Crystal structure of inositol 1,3,4,5,6-pentakisphosphate 2-kinase from Cryptococcus neoformans

Juntaek Oh, Dong Gi Lee, Yong-Sun Bahn, Sangkee Rhee

Research output: Contribution to journalArticle

Abstract

The fungal pathogen Cryptococcus neoformans is a causative agent of meningoencephalitis in humans. For its pathogenicity, the inositol polyphosphate biosynthetic pathway plays critical roles. Recently, Ipk1 from C. neoformans (CnIpk1) was identified as an inositol 1,3,4,5,6-pentakisphosphate 2-kinase that catalyzes the phosphorylation of IP5 to form IP6, a substrate for subsequent reaction to produce inositol pyrophosphates, such as PP-IP5/IP7. Furthermore, it was shown that deletion of IPK1 significantly reduces the virulence of C. neoformans, indicating that Ipk1 is a major virulence contributor. In this study, we determined a crystal structure of the apo-form of CnIpk1 at 2.35 Å resolution, the first structure for a fungal Ipk1, using a single-wavelength anomalous dispersion method. Even with a low sequence similarity of 26–28%, its overall structure resembles two other Ipk1 orthologs from Arabidopsis thaliana (AtIpk1) and Mus musculus (MmIpk1), and the most crucial residues in the active site are conserved. Unlike AtIpk1 and MmIpk1, however, metal-binding sites for structural stabilization and conformational variations are absent in CnIpk1. The binding environments for substrate IP5 could be inferred by the two different binding sites for sulfate ion in CnIpk1. Taken together, these observations suggest structural similarities and discrepancies for fungal Ipk1 among members of the Ipk1 family and provide structural information for the possible development of drug design for treatment of cryptococcosis.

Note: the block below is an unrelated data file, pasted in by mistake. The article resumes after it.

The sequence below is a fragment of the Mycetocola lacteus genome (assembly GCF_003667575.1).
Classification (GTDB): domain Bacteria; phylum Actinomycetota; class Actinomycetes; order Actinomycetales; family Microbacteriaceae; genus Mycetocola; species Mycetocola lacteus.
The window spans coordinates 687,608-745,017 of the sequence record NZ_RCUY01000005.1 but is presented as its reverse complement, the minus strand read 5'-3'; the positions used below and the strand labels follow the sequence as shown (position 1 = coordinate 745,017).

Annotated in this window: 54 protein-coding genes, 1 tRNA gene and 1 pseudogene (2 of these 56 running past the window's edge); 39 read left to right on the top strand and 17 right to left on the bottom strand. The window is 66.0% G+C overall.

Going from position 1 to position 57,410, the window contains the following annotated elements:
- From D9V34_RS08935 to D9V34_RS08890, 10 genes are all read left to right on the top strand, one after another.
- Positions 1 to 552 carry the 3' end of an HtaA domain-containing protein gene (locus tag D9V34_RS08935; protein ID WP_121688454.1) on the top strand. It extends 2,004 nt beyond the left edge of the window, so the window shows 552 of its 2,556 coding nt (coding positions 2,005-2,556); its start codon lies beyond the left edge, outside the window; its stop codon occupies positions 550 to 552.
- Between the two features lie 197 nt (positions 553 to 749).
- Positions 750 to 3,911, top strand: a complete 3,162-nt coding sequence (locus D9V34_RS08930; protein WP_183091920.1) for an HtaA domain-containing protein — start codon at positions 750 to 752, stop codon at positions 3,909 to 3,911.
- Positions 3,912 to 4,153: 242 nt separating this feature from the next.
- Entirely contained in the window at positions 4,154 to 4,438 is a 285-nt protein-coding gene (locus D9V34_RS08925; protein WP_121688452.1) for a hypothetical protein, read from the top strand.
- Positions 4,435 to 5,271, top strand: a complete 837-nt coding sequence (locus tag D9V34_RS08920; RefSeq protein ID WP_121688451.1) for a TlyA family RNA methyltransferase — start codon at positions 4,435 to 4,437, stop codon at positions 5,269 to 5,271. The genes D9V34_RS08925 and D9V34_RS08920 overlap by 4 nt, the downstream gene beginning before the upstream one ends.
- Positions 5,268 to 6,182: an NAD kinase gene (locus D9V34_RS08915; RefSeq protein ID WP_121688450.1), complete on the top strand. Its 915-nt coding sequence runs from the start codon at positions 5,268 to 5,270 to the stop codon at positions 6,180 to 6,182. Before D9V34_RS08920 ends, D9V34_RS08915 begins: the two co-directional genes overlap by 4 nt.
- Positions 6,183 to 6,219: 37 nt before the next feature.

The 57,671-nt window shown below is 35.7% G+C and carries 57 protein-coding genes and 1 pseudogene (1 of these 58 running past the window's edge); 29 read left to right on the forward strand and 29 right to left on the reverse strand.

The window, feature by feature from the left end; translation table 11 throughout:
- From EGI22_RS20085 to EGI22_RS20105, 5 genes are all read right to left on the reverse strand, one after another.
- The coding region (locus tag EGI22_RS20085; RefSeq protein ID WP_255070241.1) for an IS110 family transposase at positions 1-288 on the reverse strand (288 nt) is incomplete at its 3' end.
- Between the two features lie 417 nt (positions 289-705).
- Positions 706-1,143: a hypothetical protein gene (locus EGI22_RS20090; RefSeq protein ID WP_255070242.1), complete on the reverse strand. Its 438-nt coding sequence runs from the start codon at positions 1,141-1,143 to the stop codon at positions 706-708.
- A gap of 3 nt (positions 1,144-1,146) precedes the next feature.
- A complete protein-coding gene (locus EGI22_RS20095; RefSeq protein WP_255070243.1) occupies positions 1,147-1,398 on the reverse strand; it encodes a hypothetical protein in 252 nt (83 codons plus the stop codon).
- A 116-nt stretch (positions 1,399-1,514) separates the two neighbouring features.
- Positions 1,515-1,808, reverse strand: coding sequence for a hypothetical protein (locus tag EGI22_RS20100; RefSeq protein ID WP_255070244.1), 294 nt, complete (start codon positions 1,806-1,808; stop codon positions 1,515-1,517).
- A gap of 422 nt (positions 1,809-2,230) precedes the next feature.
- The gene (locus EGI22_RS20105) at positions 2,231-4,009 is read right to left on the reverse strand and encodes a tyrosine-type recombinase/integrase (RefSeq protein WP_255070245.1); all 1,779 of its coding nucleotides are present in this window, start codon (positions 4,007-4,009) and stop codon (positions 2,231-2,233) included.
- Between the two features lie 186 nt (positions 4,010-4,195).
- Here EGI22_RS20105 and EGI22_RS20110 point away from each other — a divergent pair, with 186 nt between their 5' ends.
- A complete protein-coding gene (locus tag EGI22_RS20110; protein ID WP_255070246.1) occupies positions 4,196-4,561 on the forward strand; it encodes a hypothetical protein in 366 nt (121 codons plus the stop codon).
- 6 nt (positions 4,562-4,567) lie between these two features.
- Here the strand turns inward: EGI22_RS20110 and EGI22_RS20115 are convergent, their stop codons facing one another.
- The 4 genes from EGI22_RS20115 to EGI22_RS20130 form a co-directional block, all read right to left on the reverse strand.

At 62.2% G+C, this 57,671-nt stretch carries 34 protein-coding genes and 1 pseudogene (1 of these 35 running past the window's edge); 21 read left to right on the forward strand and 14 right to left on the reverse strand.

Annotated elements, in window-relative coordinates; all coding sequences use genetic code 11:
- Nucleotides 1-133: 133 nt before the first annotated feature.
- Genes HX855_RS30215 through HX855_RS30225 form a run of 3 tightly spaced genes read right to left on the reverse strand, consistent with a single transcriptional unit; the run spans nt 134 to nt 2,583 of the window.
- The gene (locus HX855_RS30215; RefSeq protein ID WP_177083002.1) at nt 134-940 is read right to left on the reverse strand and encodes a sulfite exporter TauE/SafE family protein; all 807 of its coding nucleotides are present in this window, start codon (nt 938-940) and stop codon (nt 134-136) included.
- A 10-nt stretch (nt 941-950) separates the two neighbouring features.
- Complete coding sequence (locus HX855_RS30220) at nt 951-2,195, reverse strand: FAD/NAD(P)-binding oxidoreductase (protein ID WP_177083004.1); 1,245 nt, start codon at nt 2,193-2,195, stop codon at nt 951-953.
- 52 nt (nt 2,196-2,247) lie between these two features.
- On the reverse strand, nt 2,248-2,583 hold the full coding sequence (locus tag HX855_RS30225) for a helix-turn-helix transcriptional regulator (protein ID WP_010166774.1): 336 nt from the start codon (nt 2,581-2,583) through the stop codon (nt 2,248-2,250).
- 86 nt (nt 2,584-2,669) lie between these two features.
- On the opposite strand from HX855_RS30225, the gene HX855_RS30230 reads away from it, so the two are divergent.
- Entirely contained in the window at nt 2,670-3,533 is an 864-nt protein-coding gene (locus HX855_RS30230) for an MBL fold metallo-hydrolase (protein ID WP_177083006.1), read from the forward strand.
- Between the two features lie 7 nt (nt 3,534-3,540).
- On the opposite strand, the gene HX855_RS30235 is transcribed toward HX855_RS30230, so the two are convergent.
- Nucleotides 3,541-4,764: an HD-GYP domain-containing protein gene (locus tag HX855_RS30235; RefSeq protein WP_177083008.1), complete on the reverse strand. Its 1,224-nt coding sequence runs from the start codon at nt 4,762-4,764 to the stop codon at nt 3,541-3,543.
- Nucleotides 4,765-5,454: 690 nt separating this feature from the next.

Original languageEnglish
Pages (from-to)118-123
Number of pages6
JournalJournal of Structural Biology
Volume200
Issue number2
DOIs
Publication statusPublished - 2017 Nov 1

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Cryptococcus neoformans
Virulence
Inositol
Binding Sites
Fungal Structures
Cryptococcosis
Polyphosphates
Meningoencephalitis
Diphosphates
Drug Design
Biosynthetic Pathways
Arabidopsis
Sulfates
Catalytic Domain
Metals
Phosphorylation
Ions
inositol 1,3,4,5,6-pentakisphosphate 2-kinase

All Science Journal Classification (ASJC) codes

  • Structural Biology

Cite this

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title = "Crystal structure of inositol 1,3,4,5,6-pentakisphosphate 2-kinase from Cryptococcus neoformans",
abstract = "The fungal pathogen Cryptococcus neoformans is a causative agent of meningoencephalitis in humans. For its pathogenicity, the inositol polyphosphate biosynthetic pathway plays critical roles. Recently, Ipk1 from C. neoformans (CnIpk1) was identified as an inositol 1,3,4,5,6-pentakisphosphate 2-kinase that catalyzes the phosphorylation of IP5 to form IP6, a substrate for subsequent reaction to produce inositol pyrophosphates, such as PP-IP5/IP7. Furthermore, it was shown that deletion of IPK1 significantly reduces the virulence of C. neoformans, indicating that Ipk1 is a major virulence contributor. In this study, we determined a crystal structure of the apo-form of CnIpk1 at 2.35 {\AA} resolution, the first structure for a fungal Ipk1, using a single-wavelength anomalous dispersion method. Even with a low sequence similarity of 26–28{\%}, its overall structure resembles two other Ipk1 orthologs from Arabidopsis thaliana (AtIpk1) and Mus musculus (MmIpk1), and the most crucial residues in the active site are conserved. Unlike AtIpk1 and MmIpk1, however, metal-binding sites for structural stabilization and conformational variations are absent in CnIpk1. The binding environments for substrate IP5 could be inferred by the two different binding sites for sulfate ion in CnIpk1. Taken together, these observations suggest structural similarities and discrepancies for fungal Ipk1 among members of the Ipk1 family and provide structural information for the possible development of drug design for treatment of cryptococcosis.",
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Crystal structure of inositol 1,3,4,5,6-pentakisphosphate 2-kinase from Cryptococcus neoformans. / Oh, Juntaek; Lee, Dong Gi; Bahn, Yong-Sun; Rhee, Sangkee.

In: Journal of Structural Biology, Vol. 200, No. 2, 01.11.2017, p. 118-123.

Research output: Contribution to journalArticle

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